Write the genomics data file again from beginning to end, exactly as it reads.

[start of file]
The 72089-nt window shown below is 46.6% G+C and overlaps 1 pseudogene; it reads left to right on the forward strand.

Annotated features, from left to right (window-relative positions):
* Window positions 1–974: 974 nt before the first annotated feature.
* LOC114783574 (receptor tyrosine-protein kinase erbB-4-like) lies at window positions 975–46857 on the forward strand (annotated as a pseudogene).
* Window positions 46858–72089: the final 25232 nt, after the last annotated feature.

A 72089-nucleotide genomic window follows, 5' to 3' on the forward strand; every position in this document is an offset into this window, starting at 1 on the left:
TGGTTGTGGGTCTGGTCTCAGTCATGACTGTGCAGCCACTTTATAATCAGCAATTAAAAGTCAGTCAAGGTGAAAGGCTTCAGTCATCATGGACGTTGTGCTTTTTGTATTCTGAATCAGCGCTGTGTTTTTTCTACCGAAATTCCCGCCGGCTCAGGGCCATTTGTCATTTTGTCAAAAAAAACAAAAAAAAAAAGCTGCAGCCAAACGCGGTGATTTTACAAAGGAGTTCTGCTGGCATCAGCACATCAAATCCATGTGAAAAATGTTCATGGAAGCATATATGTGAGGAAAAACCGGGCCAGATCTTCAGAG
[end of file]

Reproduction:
The 72089-nt window shown below is 46.6% G+C and overlaps 1 pseudogene; it reads left to right on the forward strand.

Annotated features, from left to right (window-relative positions):
* Window positions 1–974: 974 nt before the first annotated feature.
* LOC114783574 (receptor tyrosine-protein kinase erbB-4-like) lies at window positions 975–46857 on the forward strand (annotated as a pseudogene).
* Window positions 46858–72089: the final 25232 nt, after the last annotated feature.

A 72089-nucleotide genomic window follows, 5' to 3' on the forward strand; every position in this document is an offset into this window, starting at 1 on the left:
TGGTTGTGGGTCTGGTCTCAGTCATGACTGTGCAGCCACTTTATAATCAGCAATTAAAAGTCAGTCAAGGTGAAAGGCTTCAGTCATCATGGACGTTGTGCTTTTTGTATTCTGAATCAGCGCTGTGTTTTTTCTACCGAAATTCCCGCCGGCTCAGGGCCATTTGTCATTTTGTCAAAAAAAACAAAAAAAAAAAGCTGCAGCCAAACGCGGTGATTTTACAAAGGAGTTCTGCTGGCATCAGCACATCAAATCCATGTGAAAAATGTTCATGGAAGCATATATGTGAGGAAAAACCGGGCCAGATCTTCAGAG